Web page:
Colorado wildfires: What to know Wednesday, September 16

State
Flames consuming a pocket of dead and down timber in the Middle Fork Fire on Monday, September 14. / Courtesy Middle Fork Fire Information

Flames consuming a pocket of dead and down timber in the Middle Fork Fire on Monday, September 14. / Courtesy Middle Fork Fire Information

COLORADO SPRINGS, Colo. — Smoke from the West Coast returns to southern Colorado Wednesday, and hot spots continue to burn in some fires within our state. Here’s the latest information.

An air quality health advisory is in effect until 9 a.m. Thursday for Colorado Springs, Denver, and the northeastern quarter of Colorado. Take precautions as necessary.

Cameron Peak Fire

The Cameron Peak Fire in the mountains west of Fort Collins is holding steady at 102,596 acres. Containment has increased to 8% as of Wednesday morning.

The Larimer County Sheriff’s Office said at least 54 buildings, including 25 homes, have been destroyed in the fire.

The voluntary evacuation for Glacier View was lifted Tuesday, but other mandatory and voluntary evacuations remain in place.

A log burning in the Cameron Peak Fire after the snowfall in September. / Courtesy Cameron Peak Fire Information
A log burning in the Cameron Peak Fire after the snowfall in September. / Courtesy Cameron Peak Fire Information

Wednesday and over the next several days, fire activity is expected to increase due to drying fuels, warm temperatures, and low humidity. 

A total of 1,042 people are fighting the fire, which has been burning since August 13. There’s no word yet on the cause.

Middle Fork Fire

The Middle Fork Fire about 10 miles north of Steamboat Springs has burned 4,807 acres as of Wednesday morning. No containment has been reported.

The fire has been producing some noticeable smoke since a return to warm, sunny weather, especially in the mid- to late afternoon hours.

Fire creeps through a pocket of timber in the Middle Fork Fire on Sunday, September 14. / Courtesy Middle Fork Fire Information
Fire creeps through a pocket of timber in the Middle Fork Fire on Sunday, September 14. / Courtesy Middle Fork Fire Information

Firefighters said in their Wednesday update that most of the recent fire growth has been near the heel of the fire along the west side, as the fire slowly backs downslope and upwind in heavy timber. An old burn scar to the north and the Continental Divide to the east are natural barriers that limit the fire’s ability to spread in those directions. Prevailing winds tend to push the fire toward those natural barriers.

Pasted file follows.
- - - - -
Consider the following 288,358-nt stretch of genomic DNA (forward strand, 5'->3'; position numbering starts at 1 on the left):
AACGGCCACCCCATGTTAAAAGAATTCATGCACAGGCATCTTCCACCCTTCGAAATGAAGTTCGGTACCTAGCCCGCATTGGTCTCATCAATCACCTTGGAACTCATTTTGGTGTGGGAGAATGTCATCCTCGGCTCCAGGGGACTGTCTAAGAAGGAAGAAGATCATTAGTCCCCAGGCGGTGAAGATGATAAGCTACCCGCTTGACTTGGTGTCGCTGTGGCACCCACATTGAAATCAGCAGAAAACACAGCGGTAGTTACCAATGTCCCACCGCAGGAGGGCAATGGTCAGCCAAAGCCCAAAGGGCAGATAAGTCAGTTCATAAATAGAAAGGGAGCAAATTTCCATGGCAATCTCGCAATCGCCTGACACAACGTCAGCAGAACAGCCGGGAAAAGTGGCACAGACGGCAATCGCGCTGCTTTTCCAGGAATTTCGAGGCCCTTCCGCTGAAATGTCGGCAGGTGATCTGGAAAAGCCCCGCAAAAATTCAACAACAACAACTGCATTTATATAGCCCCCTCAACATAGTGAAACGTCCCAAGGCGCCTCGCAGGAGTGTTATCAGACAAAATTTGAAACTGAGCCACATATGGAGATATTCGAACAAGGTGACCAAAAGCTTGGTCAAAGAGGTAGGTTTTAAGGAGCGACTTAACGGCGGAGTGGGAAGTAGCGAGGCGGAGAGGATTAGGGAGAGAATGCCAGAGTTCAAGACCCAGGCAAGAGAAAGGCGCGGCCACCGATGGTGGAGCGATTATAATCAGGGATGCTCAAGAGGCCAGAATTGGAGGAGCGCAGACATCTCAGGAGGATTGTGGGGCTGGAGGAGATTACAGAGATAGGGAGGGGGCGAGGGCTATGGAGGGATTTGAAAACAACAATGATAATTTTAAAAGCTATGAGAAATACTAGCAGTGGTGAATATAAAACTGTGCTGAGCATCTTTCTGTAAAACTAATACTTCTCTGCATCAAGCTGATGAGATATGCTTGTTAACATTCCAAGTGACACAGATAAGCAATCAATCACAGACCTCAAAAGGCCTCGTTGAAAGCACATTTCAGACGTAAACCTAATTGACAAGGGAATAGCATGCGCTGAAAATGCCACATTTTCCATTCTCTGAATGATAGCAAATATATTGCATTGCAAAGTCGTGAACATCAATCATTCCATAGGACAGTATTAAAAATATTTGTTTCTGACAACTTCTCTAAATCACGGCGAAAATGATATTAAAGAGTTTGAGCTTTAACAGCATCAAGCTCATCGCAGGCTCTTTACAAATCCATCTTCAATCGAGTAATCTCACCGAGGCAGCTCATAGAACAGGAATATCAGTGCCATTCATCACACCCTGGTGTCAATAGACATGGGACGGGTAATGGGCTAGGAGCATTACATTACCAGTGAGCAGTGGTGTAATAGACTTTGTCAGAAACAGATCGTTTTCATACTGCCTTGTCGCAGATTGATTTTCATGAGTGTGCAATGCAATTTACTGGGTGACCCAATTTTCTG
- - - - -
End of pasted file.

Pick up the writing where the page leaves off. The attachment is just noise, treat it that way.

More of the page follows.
Firefighters said they expect the fire to burn “until a persistent seasonal change of weather arrives.”

A total of 95 people are fighting the fire. Investigators have determined it was caused by lightning.

Grizzly Creek Fire

The Grizzly Creek Fire near Glenwood Springs is holding steady at 32,431 acres, with 91% containment as of Tuesday night. The fire has not grown in about two weeks.

Wednesday, firefighters will continue to monitor Grizzly and No Name creeks for smokes and will take action if needed. Firefighters expect some activity as conditions warm, particularly in areas within the fire perimeter that have not burned yet.

The local Type 3 team transfers to a local Type 4 team Thursday, reflecting that fewer resources are now on the fire as progress continues.

A total of 55 people are fighting the fire, which started August 10.

Investigators believe the fire was human-caused. The investigation into the specific cause is continuing.

Williams Fork Fire

The Williams Fork Fire in Grand County is now at 12,280 acres, which is an increase of about 123 acres from the last report Sunday evening. It is 16% contained as of Wednesday morning.

Fire activity picked up Tuesday as warm temperatures produced smoke within the fire perimeter. Helicopters worked to cool hot spots until a drone incursion grounded them. Fire managers are reminding the public that a “No Fly Zone” remains in place within a two-mile radius of the fire.

Interior pockets of smoke will continue to be visible on warm days until a season-ending weather event occurs, particularly on the south end of the fire, which is holding the most heat.

The fire started August 14 and is believed to be human-caused. A total of 82 people are fighting the fire.

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